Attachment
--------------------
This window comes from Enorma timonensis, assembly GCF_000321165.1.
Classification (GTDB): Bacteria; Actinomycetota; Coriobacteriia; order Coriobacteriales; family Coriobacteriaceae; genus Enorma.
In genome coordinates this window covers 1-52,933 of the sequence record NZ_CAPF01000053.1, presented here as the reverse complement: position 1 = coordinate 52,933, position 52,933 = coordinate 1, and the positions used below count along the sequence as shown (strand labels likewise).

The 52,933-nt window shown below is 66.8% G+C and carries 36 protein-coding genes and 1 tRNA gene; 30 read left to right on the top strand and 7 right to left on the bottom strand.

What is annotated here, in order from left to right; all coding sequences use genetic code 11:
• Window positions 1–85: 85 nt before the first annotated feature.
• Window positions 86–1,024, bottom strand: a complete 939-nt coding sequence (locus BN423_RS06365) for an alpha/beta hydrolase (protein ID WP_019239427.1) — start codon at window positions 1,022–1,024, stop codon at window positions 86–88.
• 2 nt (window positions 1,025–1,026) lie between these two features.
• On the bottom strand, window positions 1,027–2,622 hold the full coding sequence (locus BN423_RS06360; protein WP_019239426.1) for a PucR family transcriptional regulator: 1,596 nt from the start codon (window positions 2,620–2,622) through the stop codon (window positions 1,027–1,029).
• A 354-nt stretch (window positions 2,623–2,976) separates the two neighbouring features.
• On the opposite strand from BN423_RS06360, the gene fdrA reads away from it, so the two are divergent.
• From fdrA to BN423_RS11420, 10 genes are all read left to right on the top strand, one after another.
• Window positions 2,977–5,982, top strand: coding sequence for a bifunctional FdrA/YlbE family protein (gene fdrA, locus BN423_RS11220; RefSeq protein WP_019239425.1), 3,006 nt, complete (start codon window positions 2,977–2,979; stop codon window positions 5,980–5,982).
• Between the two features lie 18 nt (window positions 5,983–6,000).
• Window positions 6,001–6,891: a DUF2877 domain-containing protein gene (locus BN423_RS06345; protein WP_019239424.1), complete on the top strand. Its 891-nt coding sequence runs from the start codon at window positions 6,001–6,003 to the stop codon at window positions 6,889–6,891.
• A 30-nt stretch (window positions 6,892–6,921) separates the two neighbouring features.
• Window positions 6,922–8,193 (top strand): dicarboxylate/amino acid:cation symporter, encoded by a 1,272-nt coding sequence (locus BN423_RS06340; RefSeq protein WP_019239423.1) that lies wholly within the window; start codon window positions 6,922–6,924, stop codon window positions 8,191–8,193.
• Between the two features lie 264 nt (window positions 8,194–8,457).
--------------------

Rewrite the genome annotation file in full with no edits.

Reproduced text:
This window comes from Enorma timonensis, assembly GCF_000321165.1.
Classification (GTDB): Bacteria; Actinomycetota; Coriobacteriia; order Coriobacteriales; family Coriobacteriaceae; genus Enorma.
In genome coordinates this window covers 1-52,933 of the sequence record NZ_CAPF01000053.1, presented here as the reverse complement: position 1 = coordinate 52,933, position 52,933 = coordinate 1, and the positions used below count along the sequence as shown (strand labels likewise).

The 52,933-nt window shown below is 66.8% G+C and carries 36 protein-coding genes and 1 tRNA gene; 30 read left to right on the top strand and 7 right to left on the bottom strand.

What is annotated here, in order from left to right; all coding sequences use genetic code 11:
• Window positions 1–85: 85 nt before the first annotated feature.
• Window positions 86–1,024, bottom strand: a complete 939-nt coding sequence (locus BN423_RS06365) for an alpha/beta hydrolase (protein ID WP_019239427.1) — start codon at window positions 1,022–1,024, stop codon at window positions 86–88.
• 2 nt (window positions 1,025–1,026) lie between these two features.
• On the bottom strand, window positions 1,027–2,622 hold the full coding sequence (locus BN423_RS06360; protein WP_019239426.1) for a PucR family transcriptional regulator: 1,596 nt from the start codon (window positions 2,620–2,622) through the stop codon (window positions 1,027–1,029).
• A 354-nt stretch (window positions 2,623–2,976) separates the two neighbouring features.
• On the opposite strand from BN423_RS06360, the gene fdrA reads away from it, so the two are divergent.
• From fdrA to BN423_RS11420, 10 genes are all read left to right on the top strand, one after another.
• Window positions 2,977–5,982, top strand: coding sequence for a bifunctional FdrA/YlbE family protein (gene fdrA, locus BN423_RS11220; RefSeq protein WP_019239425.1), 3,006 nt, complete (start codon window positions 2,977–2,979; stop codon window positions 5,980–5,982).
• Between the two features lie 18 nt (window positions 5,983–6,000).
• Window positions 6,001–6,891: a DUF2877 domain-containing protein gene (locus BN423_RS06345; protein WP_019239424.1), complete on the top strand. Its 891-nt coding sequence runs from the start codon at window positions 6,001–6,003 to the stop codon at window positions 6,889–6,891.
• A 30-nt stretch (window positions 6,892–6,921) separates the two neighbouring features.
• Window positions 6,922–8,193 (top strand): dicarboxylate/amino acid:cation symporter, encoded by a 1,272-nt coding sequence (locus BN423_RS06340; RefSeq protein WP_019239423.1) that lies wholly within the window; start codon window positions 6,922–6,924, stop codon window positions 8,191–8,193.
• Between the two features lie 264 nt (window positions 8,194–8,457).